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SHAKE AND BLOW
NASA sends drones to track hurricanes' secrets
by Staff Writers
Wallops Island, United States (AFP) Sept 15, 2013


Typhoon Man-yi heads for Japan
Tokyo (AFP) Sept 15, 2013 - Typhoon Man-yi advanced towards central Japan Sunday, bringing heavy rains as officials warned of floods and strong winds.

The storm, located in Pacific waters south of Japan, was packing gusts up to 126 kilometres (78 miles) per hour and moving north-northwest, the Japan Meteorological Agency said.

It was on a direct course to hit Japan Monday morning, possibly around 9:00 am (0000 GMT) in Shizuoka prefecture, southwest of Tokyo, according to the agency.

The typhoon was then expected to head northeast towards the capital and its surrounding region, according to its predicted track.

Man-yi might also hit Fukushima, where crews have struggled to contain a crippled nuclear plant that has contaminated groundwater with radioactive materials as it flows to the Pacific Ocean.

The typhoon has already brought heavy rain and strong winds to areas along the Pacific, although no serious injuries or severe structural damage have been reported so far.

The weather agency issued warnings for flooding, heavy rain, mudslides and high ocean waves to areas along the Pacific coast.

A pair of converted military drones are the US space agency's newest tools for tracking hurricanes and tropical storms, with the aim of improving forecasters' ability to predict them.

Originally built for military reconnaissance missions around the world, they are the size of large commercial jets and are flown remotely from a NASA base on the Virginia coast.

The drones are capable of flying for 30 hours at an altitude of 21,000 meters (69,000 feet), or twice the height of a passenger plane.

They can also cover large swaths of the Pacific and Atlantic Oceans in a single mission, according to Chris Naftel, head of the drone project at NASA's Dryden center in California, the secondary drone base.

The two Global Hawks began operating as NASA drones in 2012, as part of a project that will last for three years. The drones operate in most active months -- August and September -- of the Atlantic hurricane season, which goes from June to the end of November.

"It opens a window into a storm we did not have before," said Scott Braun, a research meteorologist on the project called HS3, short for the Hurricane and Severe Storm Sentinel.

"Before we had short snap shots of individual storms at various times," he told AFP.

Until now, the old stand-bys for monitoring storms have been piloted weather planes and satellites, he said.

"By being able to view a storm continuously over a 20 hour period, you have a longer window to capture it," he added.

"This experiment will allow a better understanding of the processes that govern the intensification in the formation of storms."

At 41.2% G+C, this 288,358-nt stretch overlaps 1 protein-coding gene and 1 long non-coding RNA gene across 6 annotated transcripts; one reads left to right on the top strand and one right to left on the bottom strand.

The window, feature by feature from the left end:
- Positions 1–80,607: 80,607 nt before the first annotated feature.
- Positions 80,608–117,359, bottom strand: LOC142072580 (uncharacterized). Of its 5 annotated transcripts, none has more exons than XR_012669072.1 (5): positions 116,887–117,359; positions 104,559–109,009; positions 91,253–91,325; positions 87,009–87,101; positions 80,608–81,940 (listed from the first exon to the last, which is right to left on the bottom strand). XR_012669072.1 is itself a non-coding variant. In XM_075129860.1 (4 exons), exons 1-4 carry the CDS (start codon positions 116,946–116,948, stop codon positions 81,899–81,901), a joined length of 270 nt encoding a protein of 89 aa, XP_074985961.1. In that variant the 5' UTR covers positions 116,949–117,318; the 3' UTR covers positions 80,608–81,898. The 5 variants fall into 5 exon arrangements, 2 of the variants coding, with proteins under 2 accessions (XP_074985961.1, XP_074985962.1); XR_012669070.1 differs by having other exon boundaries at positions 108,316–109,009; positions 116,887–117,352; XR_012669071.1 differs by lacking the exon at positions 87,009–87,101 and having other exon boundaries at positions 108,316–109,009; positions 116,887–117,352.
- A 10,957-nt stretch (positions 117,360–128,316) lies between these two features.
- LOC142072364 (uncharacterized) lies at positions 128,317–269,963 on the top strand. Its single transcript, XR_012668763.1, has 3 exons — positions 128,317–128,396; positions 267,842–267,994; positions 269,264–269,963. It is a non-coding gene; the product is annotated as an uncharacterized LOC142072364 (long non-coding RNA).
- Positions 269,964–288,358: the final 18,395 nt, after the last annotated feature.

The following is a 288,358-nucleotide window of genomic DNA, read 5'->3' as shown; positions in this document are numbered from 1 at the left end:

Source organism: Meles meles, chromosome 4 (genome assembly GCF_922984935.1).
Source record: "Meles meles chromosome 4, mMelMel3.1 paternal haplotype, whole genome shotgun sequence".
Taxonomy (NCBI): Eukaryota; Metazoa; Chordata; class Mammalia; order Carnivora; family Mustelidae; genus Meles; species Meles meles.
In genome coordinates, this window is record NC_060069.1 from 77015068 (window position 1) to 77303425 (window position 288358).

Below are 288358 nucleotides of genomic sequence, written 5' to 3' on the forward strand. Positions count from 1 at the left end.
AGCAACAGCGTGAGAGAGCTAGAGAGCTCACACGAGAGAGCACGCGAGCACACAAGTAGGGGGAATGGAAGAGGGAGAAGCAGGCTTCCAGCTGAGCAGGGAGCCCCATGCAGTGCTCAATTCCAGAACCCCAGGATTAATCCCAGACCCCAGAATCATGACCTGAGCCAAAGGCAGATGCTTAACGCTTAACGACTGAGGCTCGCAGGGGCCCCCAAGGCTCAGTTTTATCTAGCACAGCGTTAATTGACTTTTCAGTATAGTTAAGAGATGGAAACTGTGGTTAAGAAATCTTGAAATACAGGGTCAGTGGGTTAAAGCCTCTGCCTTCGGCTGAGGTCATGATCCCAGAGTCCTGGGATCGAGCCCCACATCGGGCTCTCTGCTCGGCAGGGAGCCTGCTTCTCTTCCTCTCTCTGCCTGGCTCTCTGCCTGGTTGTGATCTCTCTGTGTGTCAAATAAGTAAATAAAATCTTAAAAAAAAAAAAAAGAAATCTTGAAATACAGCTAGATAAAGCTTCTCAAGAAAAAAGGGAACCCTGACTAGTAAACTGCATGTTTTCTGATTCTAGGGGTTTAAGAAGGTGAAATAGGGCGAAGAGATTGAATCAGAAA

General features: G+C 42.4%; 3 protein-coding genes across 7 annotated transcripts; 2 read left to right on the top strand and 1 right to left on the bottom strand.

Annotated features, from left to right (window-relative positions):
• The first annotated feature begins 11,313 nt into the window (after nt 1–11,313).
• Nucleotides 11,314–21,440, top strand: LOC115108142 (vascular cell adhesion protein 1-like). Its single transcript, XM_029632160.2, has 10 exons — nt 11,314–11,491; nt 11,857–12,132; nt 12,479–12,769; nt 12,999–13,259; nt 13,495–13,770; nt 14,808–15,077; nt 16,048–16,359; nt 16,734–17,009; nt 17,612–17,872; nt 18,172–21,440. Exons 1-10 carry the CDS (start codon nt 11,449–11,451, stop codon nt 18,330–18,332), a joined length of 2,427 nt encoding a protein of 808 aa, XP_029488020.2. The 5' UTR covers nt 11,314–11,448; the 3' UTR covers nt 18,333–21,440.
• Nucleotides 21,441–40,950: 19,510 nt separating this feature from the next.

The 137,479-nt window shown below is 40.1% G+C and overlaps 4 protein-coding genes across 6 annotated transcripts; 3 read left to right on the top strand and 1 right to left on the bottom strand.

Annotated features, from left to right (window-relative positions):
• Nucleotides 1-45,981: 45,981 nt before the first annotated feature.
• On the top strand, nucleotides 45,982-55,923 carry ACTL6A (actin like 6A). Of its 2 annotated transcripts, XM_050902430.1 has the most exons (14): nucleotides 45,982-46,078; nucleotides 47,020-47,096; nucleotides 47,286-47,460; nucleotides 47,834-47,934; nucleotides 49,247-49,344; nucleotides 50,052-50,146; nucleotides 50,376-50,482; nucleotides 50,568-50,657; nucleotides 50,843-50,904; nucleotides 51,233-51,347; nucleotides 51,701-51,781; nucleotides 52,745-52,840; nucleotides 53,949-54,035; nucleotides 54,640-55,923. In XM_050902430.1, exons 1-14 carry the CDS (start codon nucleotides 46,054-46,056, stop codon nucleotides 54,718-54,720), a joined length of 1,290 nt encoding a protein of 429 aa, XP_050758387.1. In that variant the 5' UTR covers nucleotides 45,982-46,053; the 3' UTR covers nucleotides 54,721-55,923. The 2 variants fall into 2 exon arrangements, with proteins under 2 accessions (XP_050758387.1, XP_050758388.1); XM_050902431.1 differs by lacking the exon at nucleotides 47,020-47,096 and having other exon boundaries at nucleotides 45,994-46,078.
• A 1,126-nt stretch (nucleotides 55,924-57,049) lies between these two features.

Even though scientists have been able to make great leaps in projecting the paths of hurricanes in recent years, their ability to predict the power and severity of storms has improved very little.

Better forecasts would help authorities more swiftly make life and death decisions, like whether and when to evacuate people in the storm's path.

According to NASA, nearly 100 million Americans live within 80 kilometers (50 miles) of a coast and are therefore at risk of being in the path of a hurricane.

The drones have two chief scientific missions: to determine the role of thunderstorms and rain in the intensification of storms, and to study the influence of the Saharan Air Layer, in the intensity of tropical cyclones.

This very dry and dusty air mass forms over the Sahara desert and moves into the tropical Atlantic from the end of springtime until the beginning of autumn.

Scientists are divided about the air mass's impact on the intensity of tropical cyclones. Some think that the dry air could weaken a storm by blocking the upward motion of air and wind, while others suggest that the phenomenon makes storms more potent.

NASA along with the National Oceanic and Atmospheric Administration (NOAA) are partners in the 30 million dollar program, and they hope that the information collected during three hurricane seasons in the Atlantic will provide some answers.

Each of the planes is equipped with different instruments, including a laser for studying the structure of the clouds, a microwave system to probe the heart of hurricanes, GPS systems and radar. The drones' precision instruments measure temperature, humidity and atmospheric pressure several times per second.

"We are really interested in trying to get measurements as close as we can to the surface of the ocean," said NOAA scientist Gary Wick.

The data are transmitted to the drone, which sends them via satellite to the control tower at Wallops then to the National Hurricane Center in Miami, Florida where they can be redistributed to weather forecasters across the country in near real-time.

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